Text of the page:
The New York lawsuit is pending. Under pressure from regulators, the school had to drop “university” from its name in 2010 because it had never been licensed as one. It stopped taking new students later the same year.
From this same article, it also mentioned Trumps multi-level marketing (MLM) company The Trump Network.
Six years ago, Donald Trump stood before 5,000 people in a hotel theater in downtown Miami and informed them he had a rescue and recovery plan for the recession-battered nation.
His remedy: Join the sales team of a business that sold, among other things, specially tailored vitamins based on a user’s urine analysis. Anyone with drive, and $497 to pay for a special “FastStart” marketing kit, could begin raking it in. They would profit not just from their own sales of Trump-branded products but from persuading other go-getters like themselves to start selling. Anyone they recruited would have to pass on a cut of their sales to them, and those recruits, in turn, could get a cut from their own recruits.
It was a multilevel marketing company, like Avon, Amway and Mary Kay.
Trump University and the Trump Network were not his only foray into get rich quick schemes. He was also a spokesman for ACN, another MLM (or pyramid promoter) that charges $499 to enter a downline under a friend or family member, which requires ‘distributors’ seek out others to shell out cash. Oh, the product? Change people’s utility and phone providers, if they can, to the only other provider in town. In many cases, there was not another utility, because that whole monopoly thing. But those $500 new distributor fees really add up. There was so much money involved in ACN Trump touted them on his television show The Celebrity Apprentice. His name legitimized the MLM and caused many more to invest and end up complaining, leading to regulatory problems in Canada, Australia and in the U.S., particularly Montana and Maryland.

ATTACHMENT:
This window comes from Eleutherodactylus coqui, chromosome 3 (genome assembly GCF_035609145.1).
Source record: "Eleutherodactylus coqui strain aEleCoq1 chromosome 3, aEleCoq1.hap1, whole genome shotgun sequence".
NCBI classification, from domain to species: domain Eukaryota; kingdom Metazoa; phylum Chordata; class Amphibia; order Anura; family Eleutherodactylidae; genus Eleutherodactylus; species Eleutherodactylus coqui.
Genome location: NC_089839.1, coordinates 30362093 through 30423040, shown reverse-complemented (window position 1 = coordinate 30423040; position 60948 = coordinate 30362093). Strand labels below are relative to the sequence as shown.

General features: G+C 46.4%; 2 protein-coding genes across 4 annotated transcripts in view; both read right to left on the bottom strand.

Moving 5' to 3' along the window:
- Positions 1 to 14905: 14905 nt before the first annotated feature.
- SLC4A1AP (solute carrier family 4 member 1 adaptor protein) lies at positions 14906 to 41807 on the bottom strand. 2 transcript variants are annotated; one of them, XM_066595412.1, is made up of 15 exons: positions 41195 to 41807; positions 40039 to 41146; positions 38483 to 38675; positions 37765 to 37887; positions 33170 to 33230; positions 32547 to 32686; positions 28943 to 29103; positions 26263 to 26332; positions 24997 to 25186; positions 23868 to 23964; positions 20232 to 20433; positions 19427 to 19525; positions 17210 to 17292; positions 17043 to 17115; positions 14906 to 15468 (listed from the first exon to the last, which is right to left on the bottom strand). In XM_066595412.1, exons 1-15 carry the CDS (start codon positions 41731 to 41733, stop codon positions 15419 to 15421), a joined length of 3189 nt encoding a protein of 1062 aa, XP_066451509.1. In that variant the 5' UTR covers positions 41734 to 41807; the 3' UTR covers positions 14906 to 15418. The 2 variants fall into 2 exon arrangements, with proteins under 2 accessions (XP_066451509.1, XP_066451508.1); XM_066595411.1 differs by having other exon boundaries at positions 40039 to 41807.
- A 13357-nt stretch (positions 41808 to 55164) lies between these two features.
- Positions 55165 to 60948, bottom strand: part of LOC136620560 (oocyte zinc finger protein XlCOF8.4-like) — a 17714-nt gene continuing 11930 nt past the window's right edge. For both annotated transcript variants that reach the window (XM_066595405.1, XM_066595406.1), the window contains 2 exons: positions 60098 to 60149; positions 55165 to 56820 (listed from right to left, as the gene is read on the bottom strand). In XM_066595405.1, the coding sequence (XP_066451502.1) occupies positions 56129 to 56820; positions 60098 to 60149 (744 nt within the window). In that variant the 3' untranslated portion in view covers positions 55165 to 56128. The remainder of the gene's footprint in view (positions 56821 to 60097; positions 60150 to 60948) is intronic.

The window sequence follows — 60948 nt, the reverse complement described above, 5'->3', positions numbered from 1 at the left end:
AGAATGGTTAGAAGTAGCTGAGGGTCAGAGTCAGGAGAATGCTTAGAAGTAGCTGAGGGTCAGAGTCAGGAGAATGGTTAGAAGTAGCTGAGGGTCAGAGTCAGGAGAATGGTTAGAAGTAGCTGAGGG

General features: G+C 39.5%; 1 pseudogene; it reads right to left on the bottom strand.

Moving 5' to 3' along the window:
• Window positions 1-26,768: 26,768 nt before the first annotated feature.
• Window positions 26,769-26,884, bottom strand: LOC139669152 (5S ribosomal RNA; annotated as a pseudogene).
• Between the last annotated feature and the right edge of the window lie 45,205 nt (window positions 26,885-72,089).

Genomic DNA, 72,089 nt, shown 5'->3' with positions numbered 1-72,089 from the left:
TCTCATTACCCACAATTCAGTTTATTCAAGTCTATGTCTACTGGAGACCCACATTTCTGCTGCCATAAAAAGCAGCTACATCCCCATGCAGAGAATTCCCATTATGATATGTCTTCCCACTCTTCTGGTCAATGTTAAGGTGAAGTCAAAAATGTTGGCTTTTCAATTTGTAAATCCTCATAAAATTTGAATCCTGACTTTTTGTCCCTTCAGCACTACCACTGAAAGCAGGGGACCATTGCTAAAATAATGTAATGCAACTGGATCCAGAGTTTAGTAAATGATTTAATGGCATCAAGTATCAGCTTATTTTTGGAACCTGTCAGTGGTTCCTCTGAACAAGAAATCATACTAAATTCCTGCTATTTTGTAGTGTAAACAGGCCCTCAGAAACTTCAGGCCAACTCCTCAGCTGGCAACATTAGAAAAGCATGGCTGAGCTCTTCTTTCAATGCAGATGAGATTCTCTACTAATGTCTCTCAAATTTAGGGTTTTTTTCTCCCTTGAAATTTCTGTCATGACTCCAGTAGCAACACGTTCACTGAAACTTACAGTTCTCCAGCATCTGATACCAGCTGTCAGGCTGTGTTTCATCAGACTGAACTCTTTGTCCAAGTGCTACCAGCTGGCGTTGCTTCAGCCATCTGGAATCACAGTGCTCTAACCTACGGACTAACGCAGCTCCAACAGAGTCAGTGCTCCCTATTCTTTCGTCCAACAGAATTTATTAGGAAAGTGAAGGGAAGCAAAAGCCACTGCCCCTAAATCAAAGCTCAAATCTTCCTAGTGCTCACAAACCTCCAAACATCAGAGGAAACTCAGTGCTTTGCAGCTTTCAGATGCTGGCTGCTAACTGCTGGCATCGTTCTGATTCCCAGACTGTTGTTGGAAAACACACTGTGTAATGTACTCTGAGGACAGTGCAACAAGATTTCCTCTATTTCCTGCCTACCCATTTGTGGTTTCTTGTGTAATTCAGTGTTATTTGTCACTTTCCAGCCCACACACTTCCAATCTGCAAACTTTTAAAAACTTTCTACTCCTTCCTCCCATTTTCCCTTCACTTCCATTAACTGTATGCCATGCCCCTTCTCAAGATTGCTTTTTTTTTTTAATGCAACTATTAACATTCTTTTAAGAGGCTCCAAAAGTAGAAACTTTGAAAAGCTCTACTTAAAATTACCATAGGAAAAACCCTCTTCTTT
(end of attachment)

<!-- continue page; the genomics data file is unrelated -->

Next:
The Montana accusations were especially harsh. In 2010, the state’s securities regulator claimed ACN ran an “illegal pyramid promotional scheme” — relying too heavily on fees from new salespeople to generate income — and issued a cease-and-desist order. Regulators dropped the charge that same year after ACN agreed to refund money lost by salespeople and to improve training.
The next year, 2011, Trump featured the company on his TV show, “The Celebrity Apprentice.” He never licensed his name to the company. His role was limited to promoting it, which he did so repeatedly. Earlier, he had appeared in an ACN video calling it a “great company.” And in the past two years, he gave at least three speeches at ACN events, earning $1.35 million in fees, according to figures released by the Federal Election Commission.
There are some very good and legitimate business opportunities out there, including ones in real estate and multi level marketing. However, many real estate flipping programs and some MLM’s are considered by many as the bottom of the barrel of the business training industry. Legitimate trainers cringe when they see or hear get-rich-quick schemes advertised as they know that most folks will lose their hard earned money, and those are the people who can least afford it.
One has to wonder what Trumps supporters would think if they understood his involvement in these schemes. Would they think it speaks to the man’s character and convictions? Would they wonder if he really has consideration and compassion for America’s proletariat?
Could it really be that a leading candidate for President of the United States may just be Vince, the ShamWow guy?